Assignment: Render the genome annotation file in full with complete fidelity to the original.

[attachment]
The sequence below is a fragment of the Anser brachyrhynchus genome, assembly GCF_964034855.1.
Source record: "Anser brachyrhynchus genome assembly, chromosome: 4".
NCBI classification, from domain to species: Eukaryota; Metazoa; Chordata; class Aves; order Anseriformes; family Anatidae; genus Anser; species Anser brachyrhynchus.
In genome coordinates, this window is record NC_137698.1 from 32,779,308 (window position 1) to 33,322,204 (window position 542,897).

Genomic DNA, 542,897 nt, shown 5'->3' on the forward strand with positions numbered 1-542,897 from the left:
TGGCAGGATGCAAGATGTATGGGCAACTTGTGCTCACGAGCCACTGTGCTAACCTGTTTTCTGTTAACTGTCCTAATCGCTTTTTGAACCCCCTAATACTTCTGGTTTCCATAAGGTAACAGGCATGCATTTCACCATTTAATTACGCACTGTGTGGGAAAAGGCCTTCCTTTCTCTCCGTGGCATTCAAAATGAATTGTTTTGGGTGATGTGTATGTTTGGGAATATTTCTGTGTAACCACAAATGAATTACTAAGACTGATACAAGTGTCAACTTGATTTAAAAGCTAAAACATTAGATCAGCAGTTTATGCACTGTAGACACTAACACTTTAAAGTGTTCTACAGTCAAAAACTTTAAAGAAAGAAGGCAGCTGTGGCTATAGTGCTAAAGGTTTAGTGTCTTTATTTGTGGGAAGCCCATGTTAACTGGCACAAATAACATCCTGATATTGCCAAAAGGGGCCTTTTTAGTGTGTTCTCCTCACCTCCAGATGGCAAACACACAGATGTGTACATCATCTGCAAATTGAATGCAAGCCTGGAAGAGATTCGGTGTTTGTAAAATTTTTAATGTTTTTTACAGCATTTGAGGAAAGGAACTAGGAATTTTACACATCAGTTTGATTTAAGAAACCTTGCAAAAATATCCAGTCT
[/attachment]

The sequence below is a fragment of the Anser brachyrhynchus genome, assembly GCF_964034855.1.
Source record: "Anser brachyrhynchus genome assembly, chromosome: 4".
NCBI classification, from domain to species: Eukaryota; Metazoa; Chordata; class Aves; order Anseriformes; family Anatidae; genus Anser; species Anser brachyrhynchus.
In genome coordinates, this window is record NC_137698.1 from 32,779,308 (window position 1) to 33,322,204 (window position 542,897).

Genomic DNA, 542,897 nt, shown 5'->3' on the forward strand with positions numbered 1-542,897 from the left:
TGGCAGGATGCAAGATGTATGGGCAACTTGTGCTCACGAGCCACTGTGCTAACCTGTTTTCTGTTAACTGTCCTAATCGCTTTTTGAACCCCCTAATACTTCTGGTTTCCATAAGGTAACAGGCATGCATTTCACCATTTAATTACGCACTGTGTGGGAAAAGGCCTTCCTTTCTCTCCGTGGCATTCAAAATGAATTGTTTTGGGTGATGTGTATGTTTGGGAATATTTCTGTGTAACCACAAATGAATTACTAAGACTGATACAAGTGTCAACTTGATTTAAAAGCTAAAACATTAGATCAGCAGTTTATGCACTGTAGACACTAACACTTTAAAGTGTTCTACAGTCAAAAACTTTAAAGAAAGAAGGCAGCTGTGGCTATAGTGCTAAAGGTTTAGTGTCTTTATTTGTGGGAAGCCCATGTTAACTGGCACAAATAACATCCTGATATTGCCAAAAGGGGCCTTTTTAGTGTGTTCTCCTCACCTCCAGATGGCAAACACACAGATGTGTACATCATCTGCAAATTGAATGCAAGCCTGGAAGAGATTCGGTGTTTGTAAAATTTTTAATGTTTTTTACAGCATTTGAGGAAAGGAACTAGGAATTTTACACATCAGTTTGATTTAAGAAACCTTGCAAAAATATCCAGTCT